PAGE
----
More information

The Split Personalities of 457(b) Nonqualified Plans

The Split Personalities of 457(b) Nonqualified Plans VOLUME 39, NUMBER 3 JOURNAL of PENSION PLANNING & COMPLIANCE Editor-in-Chief: Bruce J. McNeil, Esq. FALL 2013 JPPC The Split Personalities of 457(b) Nonqualified Plans DANIEL SCHWALLIE Daniel Schwallie,

More information

COLLIERS INTERNATIONAL USA, LLC And Affiliated Employers 401(K) Plan DISTRIBUTION ELECTION

COLLIERS INTERNATIONAL USA, LLC And Affiliated Employers 401(K) Plan DISTRIBUTION ELECTION 1. EMPLOYEE INFORMATION (Please print) COLLIERS INTERNATIONAL USA, LLC And Affiliated Employers 401(K) Plan DISTRIBUTION ELECTION Name: Address: Social Security No.: Birth Date: City: State: Zip: Termination

More information

FOR PLAN SPONSOR USE ONLY.

FOR PLAN SPONSOR USE ONLY. Plan v. Settlor Expenses under ERISA and Non-ERISA Defined Benefit and Defined Contribution Plans ERISA and Department of Labor Guidance Relating to Plan Expenses (and Comparable Internal Revenue Code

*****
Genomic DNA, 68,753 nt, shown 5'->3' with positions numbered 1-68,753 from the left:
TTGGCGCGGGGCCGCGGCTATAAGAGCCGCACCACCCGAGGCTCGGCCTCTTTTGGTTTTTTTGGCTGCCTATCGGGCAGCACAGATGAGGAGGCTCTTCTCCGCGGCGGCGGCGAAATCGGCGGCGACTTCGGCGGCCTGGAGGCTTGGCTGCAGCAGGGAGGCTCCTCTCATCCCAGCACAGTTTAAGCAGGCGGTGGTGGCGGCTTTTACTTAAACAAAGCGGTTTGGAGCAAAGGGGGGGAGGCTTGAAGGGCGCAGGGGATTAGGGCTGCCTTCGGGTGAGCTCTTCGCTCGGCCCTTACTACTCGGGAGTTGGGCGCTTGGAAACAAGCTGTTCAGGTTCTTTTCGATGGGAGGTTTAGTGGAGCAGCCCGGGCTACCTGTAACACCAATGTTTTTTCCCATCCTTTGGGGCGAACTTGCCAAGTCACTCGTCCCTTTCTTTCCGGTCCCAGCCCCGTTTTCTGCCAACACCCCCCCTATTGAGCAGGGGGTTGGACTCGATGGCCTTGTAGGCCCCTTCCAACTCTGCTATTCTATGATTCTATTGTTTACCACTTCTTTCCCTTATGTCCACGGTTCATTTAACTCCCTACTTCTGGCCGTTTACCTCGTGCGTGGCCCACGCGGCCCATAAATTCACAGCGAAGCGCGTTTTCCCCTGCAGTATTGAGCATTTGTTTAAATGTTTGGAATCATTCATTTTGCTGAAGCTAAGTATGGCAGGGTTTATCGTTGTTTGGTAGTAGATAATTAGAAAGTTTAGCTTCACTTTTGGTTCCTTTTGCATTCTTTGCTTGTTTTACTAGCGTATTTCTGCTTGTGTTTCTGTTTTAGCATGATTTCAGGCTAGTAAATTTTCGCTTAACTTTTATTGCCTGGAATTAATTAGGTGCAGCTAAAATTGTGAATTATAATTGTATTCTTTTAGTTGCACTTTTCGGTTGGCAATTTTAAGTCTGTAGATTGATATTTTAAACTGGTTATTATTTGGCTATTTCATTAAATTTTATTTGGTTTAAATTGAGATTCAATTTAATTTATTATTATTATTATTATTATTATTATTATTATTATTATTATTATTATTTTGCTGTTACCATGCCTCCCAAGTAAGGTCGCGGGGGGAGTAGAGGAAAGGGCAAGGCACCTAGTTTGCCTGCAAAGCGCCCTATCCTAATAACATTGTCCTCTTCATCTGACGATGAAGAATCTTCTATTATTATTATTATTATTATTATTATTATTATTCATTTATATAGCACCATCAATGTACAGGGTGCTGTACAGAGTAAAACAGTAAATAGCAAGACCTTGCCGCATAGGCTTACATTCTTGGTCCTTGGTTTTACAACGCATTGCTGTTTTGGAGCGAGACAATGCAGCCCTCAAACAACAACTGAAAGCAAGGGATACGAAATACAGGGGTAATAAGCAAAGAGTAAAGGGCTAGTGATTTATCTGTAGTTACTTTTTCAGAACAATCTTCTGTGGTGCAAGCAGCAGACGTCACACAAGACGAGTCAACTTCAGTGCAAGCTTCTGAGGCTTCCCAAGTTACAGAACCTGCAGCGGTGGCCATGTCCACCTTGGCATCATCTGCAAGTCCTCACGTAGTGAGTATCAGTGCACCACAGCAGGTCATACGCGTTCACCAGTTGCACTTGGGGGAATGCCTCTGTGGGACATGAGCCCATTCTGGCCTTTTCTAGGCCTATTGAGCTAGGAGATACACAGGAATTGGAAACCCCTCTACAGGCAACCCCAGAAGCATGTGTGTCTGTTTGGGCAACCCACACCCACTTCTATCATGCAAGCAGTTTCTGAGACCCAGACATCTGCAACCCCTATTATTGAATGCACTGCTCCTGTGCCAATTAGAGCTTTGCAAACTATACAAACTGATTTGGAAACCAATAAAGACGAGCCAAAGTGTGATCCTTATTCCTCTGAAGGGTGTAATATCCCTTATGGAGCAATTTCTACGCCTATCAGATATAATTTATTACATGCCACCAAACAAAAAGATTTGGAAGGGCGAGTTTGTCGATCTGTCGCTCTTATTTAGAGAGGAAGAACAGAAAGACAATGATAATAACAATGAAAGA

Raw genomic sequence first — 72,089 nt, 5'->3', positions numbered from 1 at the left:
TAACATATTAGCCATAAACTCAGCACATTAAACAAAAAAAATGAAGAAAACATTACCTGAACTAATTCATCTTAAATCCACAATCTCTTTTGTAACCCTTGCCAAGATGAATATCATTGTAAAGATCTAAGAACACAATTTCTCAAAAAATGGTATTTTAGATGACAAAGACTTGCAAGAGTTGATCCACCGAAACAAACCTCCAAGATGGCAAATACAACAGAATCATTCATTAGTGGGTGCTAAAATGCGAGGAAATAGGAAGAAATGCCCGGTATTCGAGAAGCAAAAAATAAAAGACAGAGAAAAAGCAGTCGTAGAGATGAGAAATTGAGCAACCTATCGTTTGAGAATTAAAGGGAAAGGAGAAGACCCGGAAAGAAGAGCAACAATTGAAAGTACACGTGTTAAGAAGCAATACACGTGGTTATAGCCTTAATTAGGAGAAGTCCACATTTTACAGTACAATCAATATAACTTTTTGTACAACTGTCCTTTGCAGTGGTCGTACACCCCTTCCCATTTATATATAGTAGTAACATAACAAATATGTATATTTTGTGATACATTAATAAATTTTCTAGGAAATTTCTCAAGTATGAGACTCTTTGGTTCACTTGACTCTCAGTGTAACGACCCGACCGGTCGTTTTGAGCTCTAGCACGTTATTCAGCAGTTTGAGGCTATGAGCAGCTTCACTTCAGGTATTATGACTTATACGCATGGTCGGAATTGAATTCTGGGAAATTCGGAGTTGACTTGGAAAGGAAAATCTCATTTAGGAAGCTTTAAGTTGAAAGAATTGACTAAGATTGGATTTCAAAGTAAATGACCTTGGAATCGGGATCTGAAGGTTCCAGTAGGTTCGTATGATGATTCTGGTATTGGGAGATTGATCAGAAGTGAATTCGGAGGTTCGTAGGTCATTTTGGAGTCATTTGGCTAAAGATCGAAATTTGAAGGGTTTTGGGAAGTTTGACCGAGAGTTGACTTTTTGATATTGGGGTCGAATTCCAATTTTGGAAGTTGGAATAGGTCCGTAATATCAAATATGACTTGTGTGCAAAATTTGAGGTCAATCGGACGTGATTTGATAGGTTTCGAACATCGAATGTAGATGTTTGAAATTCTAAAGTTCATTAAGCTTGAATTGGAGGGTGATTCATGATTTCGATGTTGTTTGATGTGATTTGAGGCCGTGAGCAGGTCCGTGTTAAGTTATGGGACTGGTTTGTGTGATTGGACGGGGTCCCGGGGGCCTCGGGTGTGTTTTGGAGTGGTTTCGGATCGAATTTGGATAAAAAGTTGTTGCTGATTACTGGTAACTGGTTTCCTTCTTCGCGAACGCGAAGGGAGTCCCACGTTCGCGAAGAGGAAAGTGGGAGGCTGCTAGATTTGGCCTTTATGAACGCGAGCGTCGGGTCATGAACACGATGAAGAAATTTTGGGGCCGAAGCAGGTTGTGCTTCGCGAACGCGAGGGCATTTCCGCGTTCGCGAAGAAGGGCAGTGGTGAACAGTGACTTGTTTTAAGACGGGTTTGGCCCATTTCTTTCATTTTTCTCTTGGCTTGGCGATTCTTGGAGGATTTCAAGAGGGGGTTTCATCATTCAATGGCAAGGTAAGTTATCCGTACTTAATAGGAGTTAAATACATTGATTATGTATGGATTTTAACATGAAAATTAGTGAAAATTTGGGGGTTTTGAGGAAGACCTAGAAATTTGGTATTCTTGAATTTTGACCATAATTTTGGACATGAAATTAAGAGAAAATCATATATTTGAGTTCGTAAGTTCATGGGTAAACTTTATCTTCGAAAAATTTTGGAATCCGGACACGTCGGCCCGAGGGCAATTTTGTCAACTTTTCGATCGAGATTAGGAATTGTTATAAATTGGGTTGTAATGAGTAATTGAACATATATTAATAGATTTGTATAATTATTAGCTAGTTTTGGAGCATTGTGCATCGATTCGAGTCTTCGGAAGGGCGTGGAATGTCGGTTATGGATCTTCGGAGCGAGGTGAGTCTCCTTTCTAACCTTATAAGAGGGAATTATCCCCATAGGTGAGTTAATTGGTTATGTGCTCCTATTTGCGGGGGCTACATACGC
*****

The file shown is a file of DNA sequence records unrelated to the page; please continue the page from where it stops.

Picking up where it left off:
More information

COMPENSATION & EMPLOYEE BENEFITS LAW BULLETIN A BIRDSEYE VIEW OF THE PENSION PROTECTION ACT OF 2006

COMPENSATION & EMPLOYEE BENEFITS LAW BULLETIN A BIRDSEYE VIEW OF THE PENSION PROTECTION ACT OF 2006 COMPENSATION & EMPLOYEE BENEFITS LAW BULLETIN A BIRDSEYE VIEW OF THE PENSION PROTECTION ACT OF 2006 The Pension Protection Act of 2006 (the Act ) is arguably the most comprehensive pension reform legislation

More information

SUMMARY OF THE COMPREHENSIVE RETIREMENT SECURITY AND PENSION REFORM ACT. A. Individual Retirement Arrangements ( IRAs )

SUMMARY OF THE COMPREHENSIVE RETIREMENT SECURITY AND PENSION REFORM ACT. A. Individual Retirement Arrangements ( IRAs ) Joint Committee on Taxation July 11, 2000 JCX-68-00 SUMMARY OF THE COMPREHENSIVE RETIREMENT SECURITY AND PENSION REFORM ACT A. Individual Retirement Arrangements ( IRAs ) Increase in IRA contribution limit.--the

More information

2015 retirement plan summary

2015 retirement plan summary Understanding the differences among retirement plan alternatives 2015 retirement plan summary If you re establishing a new retirement plan, selecting the appropriate design is the first step in providing